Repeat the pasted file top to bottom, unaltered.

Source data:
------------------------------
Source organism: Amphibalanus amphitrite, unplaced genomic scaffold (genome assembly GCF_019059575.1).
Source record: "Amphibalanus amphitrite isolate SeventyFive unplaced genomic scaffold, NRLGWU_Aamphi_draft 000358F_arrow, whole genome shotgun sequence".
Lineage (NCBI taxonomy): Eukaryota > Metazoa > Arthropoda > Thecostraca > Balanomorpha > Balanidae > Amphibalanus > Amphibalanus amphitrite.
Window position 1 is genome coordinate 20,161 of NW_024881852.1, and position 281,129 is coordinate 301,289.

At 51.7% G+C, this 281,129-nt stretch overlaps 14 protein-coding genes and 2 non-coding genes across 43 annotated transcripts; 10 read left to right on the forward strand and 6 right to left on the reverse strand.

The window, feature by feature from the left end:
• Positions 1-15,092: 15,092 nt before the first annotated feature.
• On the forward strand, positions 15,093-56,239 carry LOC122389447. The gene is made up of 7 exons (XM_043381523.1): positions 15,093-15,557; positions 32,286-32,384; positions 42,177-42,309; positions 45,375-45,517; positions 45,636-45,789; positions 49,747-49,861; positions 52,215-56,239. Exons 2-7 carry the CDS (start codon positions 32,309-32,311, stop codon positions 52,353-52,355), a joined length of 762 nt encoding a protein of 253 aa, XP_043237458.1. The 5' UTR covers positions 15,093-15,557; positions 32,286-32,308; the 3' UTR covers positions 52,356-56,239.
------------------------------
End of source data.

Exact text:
Source organism: Amphibalanus amphitrite, unplaced genomic scaffold (genome assembly GCF_019059575.1).
Source record: "Amphibalanus amphitrite isolate SeventyFive unplaced genomic scaffold, NRLGWU_Aamphi_draft 000358F_arrow, whole genome shotgun sequence".
Lineage (NCBI taxonomy): Eukaryota > Metazoa > Arthropoda > Thecostraca > Balanomorpha > Balanidae > Amphibalanus > Amphibalanus amphitrite.
Window position 1 is genome coordinate 20,161 of NW_024881852.1, and position 281,129 is coordinate 301,289.

At 51.7% G+C, this 281,129-nt stretch overlaps 14 protein-coding genes and 2 non-coding genes across 43 annotated transcripts; 10 read left to right on the forward strand and 6 right to left on the reverse strand.

The window, feature by feature from the left end:
• Positions 1-15,092: 15,092 nt before the first annotated feature.
• On the forward strand, positions 15,093-56,239 carry LOC122389447. The gene is made up of 7 exons (XM_043381523.1): positions 15,093-15,557; positions 32,286-32,384; positions 42,177-42,309; positions 45,375-45,517; positions 45,636-45,789; positions 49,747-49,861; positions 52,215-56,239. Exons 2-7 carry the CDS (start codon positions 32,309-32,311, stop codon positions 52,353-52,355), a joined length of 762 nt encoding a protein of 253 aa, XP_043237458.1. The 5' UTR covers positions 15,093-15,557; positions 32,286-32,308; the 3' UTR covers positions 52,356-56,239.